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Chilean Blues - Update on the find at Coronel Manuel Rodriguez Mine

Content image: Chilean Blues - Update on the find at Coronel Manuel Rodriguez Mine

Late last year we reported on a new find of very fine large specimens of blödite & kröhnkite from Coronel Manuel Rodriguez Mine, Mejillones, Antofagasta Region, Chile.

This locality is an old open cast working for the extraction of copper set in an arid climate on the Mejillones peninsula. The locality is host to a number of sulphate and phosphate minerals including an exceptional recent find of destinezite. Kröhnkite has also been reported from there.

Several kröhnkite specimens have appeared here and elsewhere online, all showing excellent crystallisation, size and at least one with a trapped very dead scorpion.

The presence of the dead arachnid would indicate that the age of the material was comparatively recent, post mining or anthropogenic.

Further discloure on the locality has now been given and this is stated to be a small pond approximately 2.7km from the workings at Coronel Manuel Rodriguez Mine. By the accounts given the locality has now been "collected out".

The "Kröhnkite" Locality Near Coronel Manuel Rodriguez Mine - photo from Roberto Rojas


Although the location looks large, most of the material was contaminated with grit/sand and good specimens were only found towards the centre of the pond.

Since the arrival of specimens to market, some follow up identification work has been completed on both the blue kröhnkite" and the clear to white "blödite".

This work has been carried out independently by seller Ana Cubillo Leivas and on behalf of another by Joy Desor of Mineralanalytik

This work has turned up some suprising but matching results.

The "kröhnkite" has proven to be sal ammoniac with the inclusion of copper ions and the "blödite" being lecontite.

Both of these minerals are ammonium compounds and not currently recorded at Coronel Manuel Rodriguez Mine. As this siite is 2.7km away it is probably correct to refer to this separately.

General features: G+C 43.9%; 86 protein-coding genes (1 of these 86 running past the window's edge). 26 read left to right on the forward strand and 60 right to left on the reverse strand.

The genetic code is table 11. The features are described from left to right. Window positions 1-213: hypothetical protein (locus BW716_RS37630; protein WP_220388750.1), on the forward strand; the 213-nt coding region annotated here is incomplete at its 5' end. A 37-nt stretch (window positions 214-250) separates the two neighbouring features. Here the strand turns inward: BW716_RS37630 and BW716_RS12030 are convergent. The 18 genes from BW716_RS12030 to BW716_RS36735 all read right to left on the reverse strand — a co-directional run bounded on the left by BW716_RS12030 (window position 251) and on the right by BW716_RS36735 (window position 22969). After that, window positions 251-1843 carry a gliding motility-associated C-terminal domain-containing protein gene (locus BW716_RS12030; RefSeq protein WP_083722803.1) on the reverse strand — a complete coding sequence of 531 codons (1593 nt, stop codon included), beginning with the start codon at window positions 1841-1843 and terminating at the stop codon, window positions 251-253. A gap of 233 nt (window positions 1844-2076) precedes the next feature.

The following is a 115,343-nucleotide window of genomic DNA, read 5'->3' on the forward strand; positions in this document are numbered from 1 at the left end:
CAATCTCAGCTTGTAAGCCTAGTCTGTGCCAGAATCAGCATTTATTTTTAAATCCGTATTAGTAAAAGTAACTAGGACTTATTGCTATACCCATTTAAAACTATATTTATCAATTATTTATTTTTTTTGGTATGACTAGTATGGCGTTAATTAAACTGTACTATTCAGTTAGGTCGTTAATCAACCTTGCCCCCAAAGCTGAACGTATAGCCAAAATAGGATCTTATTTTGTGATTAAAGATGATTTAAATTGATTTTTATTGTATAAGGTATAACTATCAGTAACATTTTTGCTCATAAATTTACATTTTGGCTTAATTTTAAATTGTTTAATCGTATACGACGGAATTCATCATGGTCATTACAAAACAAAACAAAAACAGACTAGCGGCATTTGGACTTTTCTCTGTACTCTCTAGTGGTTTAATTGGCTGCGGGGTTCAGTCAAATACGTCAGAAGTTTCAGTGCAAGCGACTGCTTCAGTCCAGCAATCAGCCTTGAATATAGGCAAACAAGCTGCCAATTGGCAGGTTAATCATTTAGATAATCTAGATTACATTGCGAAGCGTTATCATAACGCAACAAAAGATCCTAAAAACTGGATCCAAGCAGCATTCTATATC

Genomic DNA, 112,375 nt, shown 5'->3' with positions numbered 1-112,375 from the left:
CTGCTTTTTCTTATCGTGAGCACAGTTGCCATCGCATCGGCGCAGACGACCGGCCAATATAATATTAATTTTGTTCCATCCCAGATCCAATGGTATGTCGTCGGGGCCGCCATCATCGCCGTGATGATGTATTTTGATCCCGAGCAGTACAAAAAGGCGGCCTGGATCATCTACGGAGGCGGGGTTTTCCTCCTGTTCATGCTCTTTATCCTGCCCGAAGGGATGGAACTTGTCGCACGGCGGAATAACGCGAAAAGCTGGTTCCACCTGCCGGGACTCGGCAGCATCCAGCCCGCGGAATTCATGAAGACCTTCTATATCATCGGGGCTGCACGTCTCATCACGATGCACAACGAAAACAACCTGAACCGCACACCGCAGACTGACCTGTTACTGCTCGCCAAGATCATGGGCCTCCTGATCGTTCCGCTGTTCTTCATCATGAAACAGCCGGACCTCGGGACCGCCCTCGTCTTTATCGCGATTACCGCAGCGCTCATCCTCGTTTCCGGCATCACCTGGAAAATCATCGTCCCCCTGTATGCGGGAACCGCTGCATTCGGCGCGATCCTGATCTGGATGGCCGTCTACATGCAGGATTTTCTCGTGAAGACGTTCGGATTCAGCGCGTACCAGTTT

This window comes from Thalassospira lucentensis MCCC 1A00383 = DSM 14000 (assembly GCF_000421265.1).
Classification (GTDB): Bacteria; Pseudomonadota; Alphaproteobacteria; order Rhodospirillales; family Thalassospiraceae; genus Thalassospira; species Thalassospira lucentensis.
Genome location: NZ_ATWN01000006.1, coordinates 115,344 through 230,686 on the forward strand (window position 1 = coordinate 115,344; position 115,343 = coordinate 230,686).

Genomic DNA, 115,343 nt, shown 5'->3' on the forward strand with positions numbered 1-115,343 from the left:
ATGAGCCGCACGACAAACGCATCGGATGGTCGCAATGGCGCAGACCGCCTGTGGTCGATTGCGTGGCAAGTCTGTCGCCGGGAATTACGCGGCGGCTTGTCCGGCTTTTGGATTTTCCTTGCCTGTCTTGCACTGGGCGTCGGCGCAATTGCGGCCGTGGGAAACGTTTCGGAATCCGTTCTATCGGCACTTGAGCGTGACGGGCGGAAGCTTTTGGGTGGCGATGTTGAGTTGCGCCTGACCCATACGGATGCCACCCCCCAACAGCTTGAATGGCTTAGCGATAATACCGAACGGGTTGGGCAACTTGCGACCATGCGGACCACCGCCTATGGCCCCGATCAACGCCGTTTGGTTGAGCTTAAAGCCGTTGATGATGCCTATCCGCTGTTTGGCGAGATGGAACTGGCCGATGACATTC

The origins of a natural source of ammonium to such a high concentration is definitely unusual and worthy of investigation.

I understand the site is going to be visited again for a more forensic study, as and when we hear any news we will update here.

Thanks to Roberto Rojas, Ana Cubillo Leivas, Joy Desor and indirectly Gerhard Möhn for their assistance with this blog/update.

Joy will be publishing a full analysis and comment in his monthly post on Mineralanalytik, I will get a link to this set up when available.

Customers who have bought these specimens on e-Rocks have already been contacted, and we support the right to return for a refund if desired.



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Submitted by pfkchris on
Thanks for this interesting article. So, there is no blödite & kröhnkite from this location? Did the analytical work only show Salammoniac & Lecontite?

Submitted by admin on
As far as I know yes, only those 2 minerals showed up. Kröhnkite, is found at the "real" Coronel Manuel Rodriguez Mine, a short distance away, but thought not to be related to this area.